Based on January-February retail sales, BYD is already the largest automaker in China with an 11.8 percent share.
BYD's new energy vehicle (NEV) sales are expected to maintain strong growth in the first quarter, despite the overall weak performance of China's passenger vehicle market.
In January and February, year-on-year growth in Chinese vehicle demand was slightly weaker, but BYD still maintained strong growth, the company's chairman and president, Wang Chuanfu, said at a conference today.
BYD's sales in January and February were much higher than a year ago, and in a few days, March figures will be released, and first-quarter sales are still expected to grow by more than 80 percent from a year ago, Wang said.
BYD yesterday announced its full-year 2022 and four-quarter results, showing a more than 10-fold year-on-year increase in net profit in the fourth quarter. The company held an investor meeting today that was not public, but the main points are being covered by local media.
BYD sold 151,341 and 193,655 NEVs in January and February, respectively, for a two-month total of 344,996 vehicles, up 90 percent year-on-year, according to data monitored by CnEVPost.
The company sold 286,329 vehicles in the first quarter of last year, and the more than 80 percent increase would mean sales of more than 515,400 vehicles in the first quarter, or more than 170,000 vehicles in March.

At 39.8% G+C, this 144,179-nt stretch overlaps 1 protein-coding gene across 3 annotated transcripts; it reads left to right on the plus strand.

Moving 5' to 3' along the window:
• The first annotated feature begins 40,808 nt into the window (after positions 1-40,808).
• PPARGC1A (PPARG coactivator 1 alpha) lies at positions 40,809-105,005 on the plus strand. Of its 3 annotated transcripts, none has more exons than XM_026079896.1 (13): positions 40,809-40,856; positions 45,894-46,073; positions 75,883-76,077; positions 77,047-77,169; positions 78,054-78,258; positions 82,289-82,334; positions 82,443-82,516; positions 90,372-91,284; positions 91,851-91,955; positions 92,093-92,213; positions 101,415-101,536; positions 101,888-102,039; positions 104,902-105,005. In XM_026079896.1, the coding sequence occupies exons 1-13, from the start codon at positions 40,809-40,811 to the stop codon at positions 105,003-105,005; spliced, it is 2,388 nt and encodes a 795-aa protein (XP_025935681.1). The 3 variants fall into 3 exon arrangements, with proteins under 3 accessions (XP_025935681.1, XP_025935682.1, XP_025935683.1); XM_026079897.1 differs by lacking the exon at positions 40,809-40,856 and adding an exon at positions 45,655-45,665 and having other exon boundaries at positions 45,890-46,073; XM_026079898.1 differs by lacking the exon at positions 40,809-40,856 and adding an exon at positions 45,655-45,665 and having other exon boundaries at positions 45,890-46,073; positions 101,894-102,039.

Wang also mentioned that BYD aims to be the largest automaker in China by the end of this year.
It is worth noting that BYD is already the largest automaker in China based on January-February sales.
BYD's retail sales of 316,417 units in January-February were the highest of all car companies in China, with an 11.8 percent share, according to a list published earlier this month by the China Passenger Car Association (CPCA).
FAW-Volkswagen was second with 221,946 retail sales in January-February, with an 8.3 percent share, and Changan Automobile was third with 209,825 units, or 7.8 percent share.
Wang, referring to the recent price war in China's auto industry, said today that the reason behind this is that supply is outstripping demand and some car companies will be phased out while others will gain greater market share.
China's home appliance and mobile phone industries have been through this, and the NEV industry will be no exception, he said.
If the supply in the auto industry is still greater than the demand, the price war will continue, he said.
The price war has had a certain psychological impact on consumers, but these effects are expected to be reduced by the end of April and market confidence will gradually return as several local auto shows take place in May, according to Wang.
He also mentioned that BYD has no plans to enter the US passenger car market for the time being.